Tuesday, August 6, 2013

Could a Star of REAL HOUSEWIVE"S of New Jersey be deported?

Two stars of the "Real Housewives of New Jersey" have been freed on $500,000 bond each amid fraud charges. Teresa Giudice and her husband, Giuseppe "Joe" Giudice, appeared in federal court Tuesday morning. The Giudices are charged in a 39-count indictment with conspiracy to commit mail and wire fraud, bank fraud, making false statements on loan applications and bankruptcy fraud. They both had to surrender their passports and can't travel outside of New Jersey and New York. The husband could be deported to Italy if convicted because he's not a U.S. citizen. Authorities say the couple submitted fraudulent mortgage and loan applications from 2001 to 2008, including fake tax returns and W-2s. Prosecutors allege Joe Giudice failed to file tax returns for the years 2004 through 2008. The most serious charges the couple face, bank fraud and loan application fraud, carry a maximum potential penalty of 30 years in prison and a $1 million fine. If convicted, Joe would be considered an "aggravated felon" under immigration laws be subject to mandatory detention ( no bond) and removal. If you ask me, that is better than being on that show which my wife and others cnsider a guilty pleasure. I love when pop culture and immigraiton law mix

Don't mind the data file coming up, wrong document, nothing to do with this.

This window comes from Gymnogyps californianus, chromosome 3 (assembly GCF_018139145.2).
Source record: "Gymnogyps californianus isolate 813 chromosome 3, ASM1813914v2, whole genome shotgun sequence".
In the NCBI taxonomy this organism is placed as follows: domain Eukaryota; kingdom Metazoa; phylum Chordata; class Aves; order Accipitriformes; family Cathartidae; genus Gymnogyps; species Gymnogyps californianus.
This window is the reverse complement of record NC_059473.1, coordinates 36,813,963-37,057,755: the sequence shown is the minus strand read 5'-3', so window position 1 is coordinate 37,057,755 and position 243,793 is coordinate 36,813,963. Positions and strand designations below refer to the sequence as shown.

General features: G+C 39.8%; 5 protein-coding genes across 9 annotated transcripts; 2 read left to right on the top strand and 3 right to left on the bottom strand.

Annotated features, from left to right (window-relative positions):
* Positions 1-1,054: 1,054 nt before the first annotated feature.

Mark Zuckerberg "likes" CIR and "pokes" Congress to do pass comprehensive immigration reform as it effects high tech workers too

"Facebook CEO Mark Zuckerberg supported immigration refporm Monday night when he joined publicly with tech leaders, civil rights activists and undocumented immigrants to call for a comprehensive overhaul of the nation's immigration policies - an issue he said touches not just Silicon Valley but "the whole country." "This is something that we believe is really important for the future of our country - and for us to do what's right," the social media innovator told a crowd of several hundred at the Yerba Buena Center for the Arts in San Francisco. H-1b visas are used to bring high tech workers and those with BA degrees r higher to the United States to work. The current law limits to 65,000 the number of foreign nationals who may be issued a visa or otherwise provided H-1B status each fiscal year (FY). Laws exempt up to 20,000 foreign nationals holding a master’s or higher degree from U.S. universities from the cap on H-1B visas. In addition, excluded from the ceiling are all H-1B non-immigrants who work at (but not necessarily for) universities, non-profit research facilities associated with universities or government research facilities